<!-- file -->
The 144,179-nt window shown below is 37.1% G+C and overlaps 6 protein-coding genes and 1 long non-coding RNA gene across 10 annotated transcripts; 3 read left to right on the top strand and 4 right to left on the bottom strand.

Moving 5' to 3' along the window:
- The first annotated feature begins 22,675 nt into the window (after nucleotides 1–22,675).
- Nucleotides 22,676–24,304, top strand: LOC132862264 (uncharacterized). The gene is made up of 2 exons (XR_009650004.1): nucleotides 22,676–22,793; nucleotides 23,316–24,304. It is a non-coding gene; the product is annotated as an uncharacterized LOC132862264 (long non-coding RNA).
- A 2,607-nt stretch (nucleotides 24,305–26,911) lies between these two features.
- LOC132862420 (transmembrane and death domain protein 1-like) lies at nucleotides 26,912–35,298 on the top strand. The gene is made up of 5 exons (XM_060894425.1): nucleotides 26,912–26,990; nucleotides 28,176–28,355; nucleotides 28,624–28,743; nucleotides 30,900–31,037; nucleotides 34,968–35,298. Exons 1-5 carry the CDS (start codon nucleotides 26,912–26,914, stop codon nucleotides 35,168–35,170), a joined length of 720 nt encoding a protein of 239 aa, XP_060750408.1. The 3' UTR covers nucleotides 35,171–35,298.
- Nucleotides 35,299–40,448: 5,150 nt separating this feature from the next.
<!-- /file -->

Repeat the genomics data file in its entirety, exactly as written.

The 144,179-nt window shown below is 37.1% G+C and overlaps 6 protein-coding genes and 1 long non-coding RNA gene across 10 annotated transcripts; 3 read left to right on the top strand and 4 right to left on the bottom strand.

Moving 5' to 3' along the window:
- The first annotated feature begins 22,675 nt into the window (after nucleotides 1–22,675).
- Nucleotides 22,676–24,304, top strand: LOC132862264 (uncharacterized). The gene is made up of 2 exons (XR_009650004.1): nucleotides 22,676–22,793; nucleotides 23,316–24,304. It is a non-coding gene; the product is annotated as an uncharacterized LOC132862264 (long non-coding RNA).
- A 2,607-nt stretch (nucleotides 24,305–26,911) lies between these two features.
- LOC132862420 (transmembrane and death domain protein 1-like) lies at nucleotides 26,912–35,298 on the top strand. The gene is made up of 5 exons (XM_060894425.1): nucleotides 26,912–26,990; nucleotides 28,176–28,355; nucleotides 28,624–28,743; nucleotides 30,900–31,037; nucleotides 34,968–35,298. Exons 1-5 carry the CDS (start codon nucleotides 26,912–26,914, stop codon nucleotides 35,168–35,170), a joined length of 720 nt encoding a protein of 239 aa, XP_060750408.1. The 3' UTR covers nucleotides 35,171–35,298.
- Nucleotides 35,299–40,448: 5,150 nt separating this feature from the next.